Actually, we didn’t do much (OK, any) boating after we moved to Tennessee when I was 9, but I do remember Dad or my oldest brother puttering us around Lake Juliana in Florida during family vacations in an aluminum boat with an Evinrude outboard at the rear. Or fishing with our grandfather (Pooch) and his reminders that one peed off the side of the boat. Anything more substantial required a trip back on land, which was greatly discouraged.

So driving the boat was a big deal. And a whole lot of fun. The lough is wide, with floating reeds and lilypads everywhere. We saw swans, swan nests, ducks, a heron flying low and a couple of cormorants. The estate features a home still in family hands and off limits for tours, but you could see the remains of the former home and learn more about the history of the estate in the visitors’ center, located in a former stable.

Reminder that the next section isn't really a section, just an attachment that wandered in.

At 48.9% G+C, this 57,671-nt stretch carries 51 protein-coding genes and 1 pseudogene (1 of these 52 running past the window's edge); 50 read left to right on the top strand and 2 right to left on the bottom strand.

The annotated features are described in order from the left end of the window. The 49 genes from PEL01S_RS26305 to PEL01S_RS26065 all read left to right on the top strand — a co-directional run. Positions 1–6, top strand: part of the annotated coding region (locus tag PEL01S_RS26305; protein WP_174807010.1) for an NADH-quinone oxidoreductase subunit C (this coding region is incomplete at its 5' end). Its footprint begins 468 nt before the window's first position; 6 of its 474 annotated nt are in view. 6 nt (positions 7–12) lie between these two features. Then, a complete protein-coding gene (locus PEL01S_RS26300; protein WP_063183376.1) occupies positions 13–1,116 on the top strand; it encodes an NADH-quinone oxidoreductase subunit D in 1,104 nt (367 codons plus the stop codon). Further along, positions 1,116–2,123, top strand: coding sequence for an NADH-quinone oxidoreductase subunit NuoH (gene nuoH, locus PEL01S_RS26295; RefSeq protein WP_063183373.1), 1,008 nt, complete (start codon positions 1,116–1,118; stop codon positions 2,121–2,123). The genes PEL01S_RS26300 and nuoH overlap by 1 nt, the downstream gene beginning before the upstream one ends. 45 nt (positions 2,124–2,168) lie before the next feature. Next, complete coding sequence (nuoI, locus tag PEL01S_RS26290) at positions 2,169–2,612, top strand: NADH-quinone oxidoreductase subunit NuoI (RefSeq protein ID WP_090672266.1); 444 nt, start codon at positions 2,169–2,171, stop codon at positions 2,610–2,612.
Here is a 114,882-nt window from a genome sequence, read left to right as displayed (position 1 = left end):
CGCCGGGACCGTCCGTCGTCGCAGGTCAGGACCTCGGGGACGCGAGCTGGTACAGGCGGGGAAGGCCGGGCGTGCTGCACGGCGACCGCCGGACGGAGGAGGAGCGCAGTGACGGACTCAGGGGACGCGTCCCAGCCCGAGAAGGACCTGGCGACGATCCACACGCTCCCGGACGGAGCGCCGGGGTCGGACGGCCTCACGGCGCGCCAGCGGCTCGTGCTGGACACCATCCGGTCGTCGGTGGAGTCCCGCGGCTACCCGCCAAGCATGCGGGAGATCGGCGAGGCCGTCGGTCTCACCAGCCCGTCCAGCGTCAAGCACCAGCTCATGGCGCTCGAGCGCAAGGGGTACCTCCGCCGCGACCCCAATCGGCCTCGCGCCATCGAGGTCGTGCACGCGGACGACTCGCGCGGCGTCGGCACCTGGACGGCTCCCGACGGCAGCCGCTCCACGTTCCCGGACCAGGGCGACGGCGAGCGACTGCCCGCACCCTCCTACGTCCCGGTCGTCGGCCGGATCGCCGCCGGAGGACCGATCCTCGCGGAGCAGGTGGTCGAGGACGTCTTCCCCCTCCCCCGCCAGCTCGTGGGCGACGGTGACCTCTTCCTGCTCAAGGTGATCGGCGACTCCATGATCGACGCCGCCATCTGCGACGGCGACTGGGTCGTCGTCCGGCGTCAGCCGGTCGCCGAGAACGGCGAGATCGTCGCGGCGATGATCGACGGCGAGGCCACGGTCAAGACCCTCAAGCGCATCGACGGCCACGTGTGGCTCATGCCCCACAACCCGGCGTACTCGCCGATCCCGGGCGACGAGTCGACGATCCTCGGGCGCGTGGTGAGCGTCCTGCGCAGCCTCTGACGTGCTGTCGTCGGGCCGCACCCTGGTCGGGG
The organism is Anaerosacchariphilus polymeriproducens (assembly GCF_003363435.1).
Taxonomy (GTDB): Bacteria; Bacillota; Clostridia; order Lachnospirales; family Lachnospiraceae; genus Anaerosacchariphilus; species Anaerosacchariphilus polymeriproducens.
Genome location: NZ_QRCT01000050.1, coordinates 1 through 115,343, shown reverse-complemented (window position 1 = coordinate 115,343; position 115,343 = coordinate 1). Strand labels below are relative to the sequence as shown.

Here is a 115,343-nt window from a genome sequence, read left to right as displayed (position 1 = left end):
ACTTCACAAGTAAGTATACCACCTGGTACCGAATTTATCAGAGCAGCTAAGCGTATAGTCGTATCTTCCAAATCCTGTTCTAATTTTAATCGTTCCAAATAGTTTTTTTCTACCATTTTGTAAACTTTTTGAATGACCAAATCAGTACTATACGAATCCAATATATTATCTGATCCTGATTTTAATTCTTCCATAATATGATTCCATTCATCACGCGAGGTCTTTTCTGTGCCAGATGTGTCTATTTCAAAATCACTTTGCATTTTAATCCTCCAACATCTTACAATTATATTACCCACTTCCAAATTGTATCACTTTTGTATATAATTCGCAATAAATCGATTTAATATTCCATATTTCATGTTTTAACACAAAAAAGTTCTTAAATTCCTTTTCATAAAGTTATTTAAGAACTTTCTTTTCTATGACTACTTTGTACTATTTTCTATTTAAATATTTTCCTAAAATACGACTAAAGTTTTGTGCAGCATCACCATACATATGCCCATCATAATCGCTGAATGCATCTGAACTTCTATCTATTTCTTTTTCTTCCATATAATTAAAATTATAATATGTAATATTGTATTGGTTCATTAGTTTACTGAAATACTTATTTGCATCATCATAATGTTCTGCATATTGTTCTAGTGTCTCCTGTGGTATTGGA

The estate has several holiday cottages, a campsite and a handful of “glamping pods,” basically small, semi-circular concrete tunnels below the visitors’ center with no windows save for the front door and sidelights. We found out from a worker that the glamping pods were former pig sties.

Sunburn? What sunburn?

Our afternoon of boating flew by, with us zipping to and fro in the Matt-led boat. At the risk of boasting, I felt like a natural boater, even when my companions tried to convince me a rush of reeds was a continuation of the lough and I had to carefully back our way out of a tight spot.

But what I wasn’t prepared for was the sun. The morning had been gray, and showers were forecast. So none of us thought about sunscreen—until the brilliant sun shone through the clouds not 15 minutes after we started a two-and-a-half hour boat trip. I did my best to block the sun and did a fairly good job—except for my rudder hand, which had turned bright red by the end of our journey.

A little sunburn, however, was a small price to pay for my first boat trip in the captain’s seat.